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  1. #1
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    Rejected in IAS due to disability

    New Delhi: Admission to the Indian Administrative Services (IAS) is the dream of hundreds of thousands of Indians every year.

    However, Kumar Avikal Manu's dream turned into a nightmare when after clearing the exam, he was rejected by an insensitive bureaucracy because of a partial disability in one hand.

    The 30-year-old would have been a part of the elite civil services today as an officer of the Indian Revenue Service but fate, and an insensitive Government dealt him a cruel hand.

    Avikal had cleared the UPSC exams in 2004 and in May 2005, he received a letter from the Department of Personnel and Training. The letter stated that he had cleared his civil services exams and was being considered.

    But things took a turn for the worst when he did not hear a word from the Government after August 2005. He is still wondering what the 48 per cent disability in his right hand got to do with DOPT becoming mute.

    "Because of this attempt of DOPT, I have suffered mental and psychological harassment, and loss of valuable time," says Avikal.

    Gradually losing hope, Avikal approached the Central Information Commission (CIC) in October 2006.

    In December last year, the CIC pulled up DOPT for its lackadaisical approach. But with the DOPT continuing to be silent on this case, the CIC is now contemplating even more serious action.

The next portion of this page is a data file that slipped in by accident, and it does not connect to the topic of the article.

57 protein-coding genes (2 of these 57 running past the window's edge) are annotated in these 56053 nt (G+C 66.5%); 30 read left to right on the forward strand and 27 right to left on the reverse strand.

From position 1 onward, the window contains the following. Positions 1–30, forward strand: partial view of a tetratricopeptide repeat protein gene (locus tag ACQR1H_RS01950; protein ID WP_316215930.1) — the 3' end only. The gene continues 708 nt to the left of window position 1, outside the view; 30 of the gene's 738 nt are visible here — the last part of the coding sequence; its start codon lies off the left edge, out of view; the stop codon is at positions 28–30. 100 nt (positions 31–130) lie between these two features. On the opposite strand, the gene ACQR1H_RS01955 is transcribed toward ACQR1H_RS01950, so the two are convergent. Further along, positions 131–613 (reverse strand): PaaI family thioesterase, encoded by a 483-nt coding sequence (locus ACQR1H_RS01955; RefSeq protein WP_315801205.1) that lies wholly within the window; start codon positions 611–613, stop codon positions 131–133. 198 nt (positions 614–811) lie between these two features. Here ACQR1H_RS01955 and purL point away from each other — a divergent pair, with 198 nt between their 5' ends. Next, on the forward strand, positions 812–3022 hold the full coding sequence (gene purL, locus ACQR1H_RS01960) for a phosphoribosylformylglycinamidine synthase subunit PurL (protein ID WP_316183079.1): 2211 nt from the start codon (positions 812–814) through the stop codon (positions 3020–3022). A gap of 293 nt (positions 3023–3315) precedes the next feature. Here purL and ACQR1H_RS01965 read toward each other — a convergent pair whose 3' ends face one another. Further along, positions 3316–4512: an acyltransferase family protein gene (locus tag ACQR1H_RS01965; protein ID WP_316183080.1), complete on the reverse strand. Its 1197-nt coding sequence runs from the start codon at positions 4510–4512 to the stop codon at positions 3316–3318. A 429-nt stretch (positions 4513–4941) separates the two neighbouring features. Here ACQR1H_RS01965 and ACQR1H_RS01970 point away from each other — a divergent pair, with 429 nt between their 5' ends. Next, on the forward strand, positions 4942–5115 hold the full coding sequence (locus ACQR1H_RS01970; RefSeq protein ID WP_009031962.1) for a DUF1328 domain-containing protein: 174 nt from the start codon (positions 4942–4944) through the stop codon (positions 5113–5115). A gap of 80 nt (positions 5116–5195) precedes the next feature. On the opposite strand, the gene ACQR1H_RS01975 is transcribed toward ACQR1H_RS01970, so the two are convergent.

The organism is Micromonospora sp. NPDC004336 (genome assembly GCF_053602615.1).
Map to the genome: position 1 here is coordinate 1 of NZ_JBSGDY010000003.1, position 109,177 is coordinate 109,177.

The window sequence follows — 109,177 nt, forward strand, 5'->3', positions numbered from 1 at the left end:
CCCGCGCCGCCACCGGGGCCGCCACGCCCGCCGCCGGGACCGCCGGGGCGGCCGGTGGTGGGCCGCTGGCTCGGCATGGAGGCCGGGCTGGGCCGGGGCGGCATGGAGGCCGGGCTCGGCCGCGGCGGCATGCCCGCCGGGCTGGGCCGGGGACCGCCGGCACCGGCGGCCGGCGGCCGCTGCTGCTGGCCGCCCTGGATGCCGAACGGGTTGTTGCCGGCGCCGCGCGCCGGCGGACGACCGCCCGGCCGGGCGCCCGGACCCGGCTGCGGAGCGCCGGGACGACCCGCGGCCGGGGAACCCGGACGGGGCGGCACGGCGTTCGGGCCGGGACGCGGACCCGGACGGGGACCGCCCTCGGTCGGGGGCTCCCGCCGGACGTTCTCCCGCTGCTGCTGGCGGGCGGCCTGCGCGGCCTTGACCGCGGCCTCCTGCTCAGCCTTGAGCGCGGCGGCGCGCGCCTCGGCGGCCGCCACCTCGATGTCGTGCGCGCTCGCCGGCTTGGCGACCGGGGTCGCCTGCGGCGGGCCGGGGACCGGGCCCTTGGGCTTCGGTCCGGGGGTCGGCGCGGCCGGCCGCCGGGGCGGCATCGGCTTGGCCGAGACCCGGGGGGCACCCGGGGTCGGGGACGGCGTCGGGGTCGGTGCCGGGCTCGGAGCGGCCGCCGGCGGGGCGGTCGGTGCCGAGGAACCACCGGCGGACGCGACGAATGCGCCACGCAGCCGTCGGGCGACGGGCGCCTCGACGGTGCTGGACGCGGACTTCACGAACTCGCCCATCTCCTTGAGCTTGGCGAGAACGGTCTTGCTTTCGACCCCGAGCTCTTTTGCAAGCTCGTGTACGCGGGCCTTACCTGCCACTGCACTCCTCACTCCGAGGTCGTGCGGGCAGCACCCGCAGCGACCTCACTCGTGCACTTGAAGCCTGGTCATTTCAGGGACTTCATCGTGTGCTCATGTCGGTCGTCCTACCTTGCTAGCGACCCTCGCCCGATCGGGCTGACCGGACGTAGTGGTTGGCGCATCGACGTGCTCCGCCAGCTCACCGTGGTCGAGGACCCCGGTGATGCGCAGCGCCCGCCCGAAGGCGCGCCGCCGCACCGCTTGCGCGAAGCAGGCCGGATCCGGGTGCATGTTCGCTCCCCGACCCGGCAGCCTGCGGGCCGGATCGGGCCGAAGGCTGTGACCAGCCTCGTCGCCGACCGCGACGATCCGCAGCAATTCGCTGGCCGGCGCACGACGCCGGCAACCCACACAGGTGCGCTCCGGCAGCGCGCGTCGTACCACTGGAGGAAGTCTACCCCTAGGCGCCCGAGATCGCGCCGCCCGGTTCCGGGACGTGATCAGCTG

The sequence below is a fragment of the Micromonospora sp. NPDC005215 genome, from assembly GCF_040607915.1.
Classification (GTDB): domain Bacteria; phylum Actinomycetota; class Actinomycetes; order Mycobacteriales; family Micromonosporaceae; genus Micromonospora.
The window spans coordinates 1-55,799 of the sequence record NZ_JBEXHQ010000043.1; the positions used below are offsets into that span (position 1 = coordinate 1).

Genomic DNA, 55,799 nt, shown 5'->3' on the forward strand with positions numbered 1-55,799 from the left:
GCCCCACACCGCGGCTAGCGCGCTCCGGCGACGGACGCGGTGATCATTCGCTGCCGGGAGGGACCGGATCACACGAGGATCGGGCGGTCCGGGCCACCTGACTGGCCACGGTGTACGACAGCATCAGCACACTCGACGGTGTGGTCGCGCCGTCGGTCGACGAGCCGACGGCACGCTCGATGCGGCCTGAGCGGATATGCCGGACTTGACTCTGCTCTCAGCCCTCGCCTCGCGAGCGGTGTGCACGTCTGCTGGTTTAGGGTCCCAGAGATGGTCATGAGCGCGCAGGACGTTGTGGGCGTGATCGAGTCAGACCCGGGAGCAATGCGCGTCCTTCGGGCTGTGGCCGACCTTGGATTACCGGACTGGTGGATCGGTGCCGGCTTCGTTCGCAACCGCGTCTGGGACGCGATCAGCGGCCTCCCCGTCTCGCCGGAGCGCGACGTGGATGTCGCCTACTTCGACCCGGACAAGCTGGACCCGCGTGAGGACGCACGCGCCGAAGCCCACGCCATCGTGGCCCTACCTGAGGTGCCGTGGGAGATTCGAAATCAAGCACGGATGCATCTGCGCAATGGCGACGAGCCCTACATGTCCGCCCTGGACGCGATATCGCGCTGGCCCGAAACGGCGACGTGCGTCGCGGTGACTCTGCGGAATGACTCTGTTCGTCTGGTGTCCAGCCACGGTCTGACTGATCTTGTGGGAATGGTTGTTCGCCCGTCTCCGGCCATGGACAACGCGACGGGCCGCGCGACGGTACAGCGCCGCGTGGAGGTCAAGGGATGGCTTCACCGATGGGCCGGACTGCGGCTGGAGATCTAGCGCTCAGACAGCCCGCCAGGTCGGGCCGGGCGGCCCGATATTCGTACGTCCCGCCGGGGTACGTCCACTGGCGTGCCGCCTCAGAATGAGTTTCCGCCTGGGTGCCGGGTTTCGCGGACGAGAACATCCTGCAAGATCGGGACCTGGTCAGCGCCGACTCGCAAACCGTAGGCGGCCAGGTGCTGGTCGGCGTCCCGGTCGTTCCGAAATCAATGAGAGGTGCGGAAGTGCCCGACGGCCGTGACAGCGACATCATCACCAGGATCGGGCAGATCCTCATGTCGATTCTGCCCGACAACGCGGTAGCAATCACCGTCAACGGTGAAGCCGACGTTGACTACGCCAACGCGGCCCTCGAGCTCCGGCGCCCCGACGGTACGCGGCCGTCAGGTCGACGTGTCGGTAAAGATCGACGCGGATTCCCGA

The commission now believes that this case is important and deserves a rare full-bench hearing.

    Only half a dozen cases have been heard by a full bench so far. It can only mean that the CIC is now going to give the DOPT an earful.

    "The matter has been referred to the full commission to give its own judgement on the issue," says Information Commissioner MM Ansari.

    Interestingly, the DOPT is the nodal agency for the implementation of the RTI act and every effort to get in touch with the department and secure their version of the story has not yielded results.

    There is no explanation why the DOPT is making this discrimination and this is not the first time when successful but physically challenged candidates have leveled such an allegation against the department.

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  2. #2
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    I believe as per law all the citizen has equal opportunity. Parliament has enacted


    in all fairness to ensure the rights of the disabled.

    Lets hope with RTI this will be implemented in right spirit.

  3. #3
    Subhash Chandra Vashishth
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    Re: Rejected in IAS due to disability

    Dear Friends,

    I wonder why Vikal has been made to undergo all that. The following press-release of the Govt. of India that came some time in July 2007 speaks volumes of the efforts that are intended to be put in. Has any one got some update on the present scenario? Has Vikal got his due?

    Here is the Press release:

    Friday, April 27, 2007

    To improve access and increase the representation of the physically challenged persons in the Civil Services under the central government, the government has decided that any physically challenged person, selected on the standards as applicable to the non-disabled candidate of his category, will be counted over and above the quota fixed for physically challenged persons. This would be exactly on the lines as it happens for SC/ST/OBC candidates.

    It has also been decided that the physically challenged persons belonging to the General Category shall be eligible for seven attempts as against existing four attempts. The physically challenged persons belonging to the OBC Category and SC/ST category would continue to be eligible for seven and unlimited attempts respectively. Additional relaxation of 10 years in the upper age limit for physically challenged persons will be continued.